Europol's new Headquarters on Eisenhowerlaan in The Hague        
Europol headquarters are located in The Hague, Netherlands© Europol 2016 

The EU police agency Europol will soon be able to step up efforts to fight terrorism, cybercrime and other criminal offences and respond faster to threats, thanks to new governance rules approved by Parliament on Wednesday. The new powers come with strong data protection safeguards and democratic oversight tools.

The draft rules, agreed by Parliament and Council negotiators in November last year, will strengthen Europol's mandate to ensure that it is fully equipped to counter the rise in cross-border crimes and terrorist threats, in particular by making it easier for it to set up specialised units to respond immediately to emerging threats. The rules will also include clear rules for existing units or centres such as European Counter Terrorism Centre, which started work on 1 January this year.


"The new rules for Europol are a powerful legislative tool that will help to enhance security for European citizens", said Parliament's lead MEP Agustín Díaz de Mera (EPP, ES), in the debate ahead of the vote.


Removing online terrorist propaganda faster


Europol will in some cases be able to exchange information directly with private entities, such as firms or NGOs, so as to work faster. For example, Europol’s Internet Referral Unit could contact a social network provider such as Facebook directly to ask that a web page run by ISIS be deleted, thus halting  the spread of terrorist propaganda faster.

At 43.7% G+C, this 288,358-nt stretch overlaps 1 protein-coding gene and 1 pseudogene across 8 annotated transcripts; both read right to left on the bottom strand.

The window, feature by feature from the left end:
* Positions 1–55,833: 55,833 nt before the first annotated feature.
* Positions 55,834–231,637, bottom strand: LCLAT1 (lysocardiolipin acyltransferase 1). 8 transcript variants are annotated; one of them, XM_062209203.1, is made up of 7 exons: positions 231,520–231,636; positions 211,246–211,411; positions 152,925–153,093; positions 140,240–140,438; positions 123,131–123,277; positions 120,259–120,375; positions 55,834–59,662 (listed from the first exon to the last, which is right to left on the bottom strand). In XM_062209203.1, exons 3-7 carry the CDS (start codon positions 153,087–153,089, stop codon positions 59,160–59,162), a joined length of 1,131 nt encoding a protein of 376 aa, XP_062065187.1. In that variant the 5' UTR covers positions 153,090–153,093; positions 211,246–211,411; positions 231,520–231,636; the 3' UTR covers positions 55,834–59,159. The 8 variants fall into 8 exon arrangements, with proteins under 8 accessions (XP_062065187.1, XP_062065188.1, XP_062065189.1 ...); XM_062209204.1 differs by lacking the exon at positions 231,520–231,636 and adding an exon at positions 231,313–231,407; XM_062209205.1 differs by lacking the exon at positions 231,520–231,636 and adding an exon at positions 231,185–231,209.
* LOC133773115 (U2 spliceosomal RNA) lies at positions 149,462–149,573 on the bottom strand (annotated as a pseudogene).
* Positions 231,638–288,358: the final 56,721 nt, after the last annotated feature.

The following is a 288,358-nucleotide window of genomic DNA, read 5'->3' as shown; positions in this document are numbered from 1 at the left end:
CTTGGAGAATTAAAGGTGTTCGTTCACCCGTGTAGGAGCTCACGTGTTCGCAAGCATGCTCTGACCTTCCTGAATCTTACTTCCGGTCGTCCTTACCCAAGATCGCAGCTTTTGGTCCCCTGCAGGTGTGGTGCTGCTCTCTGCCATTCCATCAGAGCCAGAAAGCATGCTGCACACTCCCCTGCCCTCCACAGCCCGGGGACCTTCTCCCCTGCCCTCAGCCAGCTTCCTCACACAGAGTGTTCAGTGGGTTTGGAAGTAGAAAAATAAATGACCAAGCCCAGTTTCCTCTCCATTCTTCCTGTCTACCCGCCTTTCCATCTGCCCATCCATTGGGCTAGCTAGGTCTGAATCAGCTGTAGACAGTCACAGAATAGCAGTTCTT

Closing information gaps

 

To avoid information gaps in the fight against organised crime and terrorism, the new rules make it the duty of EU member states to provide Europol with the data it needs.


To encourage information sharing, Europol is to report annually to the European Parliament, the Council, Commission and national parliaments on the information provided by individual member states.


Data protection and democratic oversight

 

MEPs have ensured that Europol's new powers will go hand in hand with stronger data protection safeguards and parliamentary scrutiny. The European Data Protection Supervisor (EDPS) will monitor Europol's work and there will be a clear complaints procedure for citizens under EU law.


Europol's work will also be overseen by a Joint Parliamentary Scrutiny Group, with members from both national parliaments and the European Parliament.


Next steps


The regulation will enter into force on the 20th day after its publication in the EU Official Journal and take effect as of 1 May 2017.